Computer implemented method patents alive and kicking – at least for now…

By Michael Evans

By Michael Evans

In a reversal of recent trends at the Australian Federal Court, in the case of RPL Central Pty Ltd v Commissioner of Patents [2013] FCA 871 (RPL), the invention as claimed in a “software” (or “business method”) patent application was held by Justice Middleton to be a manner of manufacture and thus to include patentable subject matter.

The present case is an appeal from a decision by the Commissioner of Patents issued in opposition proceedings brought by a third party which attempted to prevent the grant of an accepted patent application. The third party chose not to be involved in the present proceedings.

Contact Ernest Graf for more information

Contact Ernest Graf for more information on patenting computer implemented methods

Compared with jurisdictions such as Europe and China, Australia has not ruled out patentable “software based” inventions in statute. Rather, such inventions in Australia must satisfy some judicially defined rules, for example from the cases of NRDC[1], CCOM[2], IBM[3] and Grant[4]. In Europe, by way of contrast, Article 52(2)(c) EPC states that “programs for computers .. shall not be regarded as inventions”. However if the software results in a new and non-obvious “technical” solution to a technical problem, this may be patentable. An example of this may be software in an engine management unit of a car which results in improved fuel economy.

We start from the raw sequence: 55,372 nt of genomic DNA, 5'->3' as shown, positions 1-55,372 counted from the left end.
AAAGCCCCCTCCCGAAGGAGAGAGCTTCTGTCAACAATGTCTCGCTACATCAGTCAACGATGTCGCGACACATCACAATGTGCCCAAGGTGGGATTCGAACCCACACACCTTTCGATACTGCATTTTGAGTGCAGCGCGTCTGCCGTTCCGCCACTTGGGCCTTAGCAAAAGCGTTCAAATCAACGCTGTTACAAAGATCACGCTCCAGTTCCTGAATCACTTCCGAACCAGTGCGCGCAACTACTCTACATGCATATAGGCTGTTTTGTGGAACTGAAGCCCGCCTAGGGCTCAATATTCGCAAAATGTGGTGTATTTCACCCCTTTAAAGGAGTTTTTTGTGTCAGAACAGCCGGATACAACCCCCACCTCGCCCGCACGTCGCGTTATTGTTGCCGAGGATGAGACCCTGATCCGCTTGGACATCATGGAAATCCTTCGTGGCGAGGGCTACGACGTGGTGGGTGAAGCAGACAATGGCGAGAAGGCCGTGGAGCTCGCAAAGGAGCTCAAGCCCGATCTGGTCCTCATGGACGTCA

In the present case, his Honour spent some time analysing the specification of the RPL application, which relates to the assessment of the competency or qualifications of individuals, with respect to recognised standards, by presenting a series of questions to which answers are given. In particular, the Judge was keen to delve into the system that performed the method, i.e. the computer system, and the amount of detail provided in the specification for each of the method’s steps.

Manner of Manufacture

Firstly, his Honour studied the relevant legal principles. As set out in Section 18(1A)(a) of the Patents Act (1990) (the “Act”) for innovation patents, and Section 18(1)(a) for standard patents, patentable inventions must be “a manner of manufacture”. In particular, these sections state that a patentable invention as defined by the claims must be “a manner of manufacture within the meaning of section 6 of the Statute of Monopolies”.

The Statute of Monopolies was enacted in England in 1623, and while generally condemning monopolies, provided the true and first inventor of a given item up to fourteen years of exclusive rights to the “working or making of any manner of new manufacture” [emphasis added]. This has been interpreted over time to define a distinct test for patentability based on what is and what is not patentable subject matter.

This issue was explored by The High Court in NRDC. NRDC involved a method of eradicating weeds using a known herbicide (which had not previously been known to be effective in the treatment of a particular type of weed), and is the cornerstone of modern manner of manufacture decisions in Australia. Initially the Commissioner rejected the claims for not defining a manner of manufacture as they did not result in a “vendible product”. The High Court noted that the word “manufacture” should not be a ”question of verbal interpretation”, and that the “purpose of s6, it must be remembered, was to allow the use of prerogative to encourage national development in a field which already, in 1623, was seen to be excitingly unpredictable”. Thus NRDC suggested that the test for whether or not a patent claim defined a ‘method of manufacture’ should be able to evolve as new technologies are introduced, and raised the possibility of patentable software based business methods.

A “vendible product”?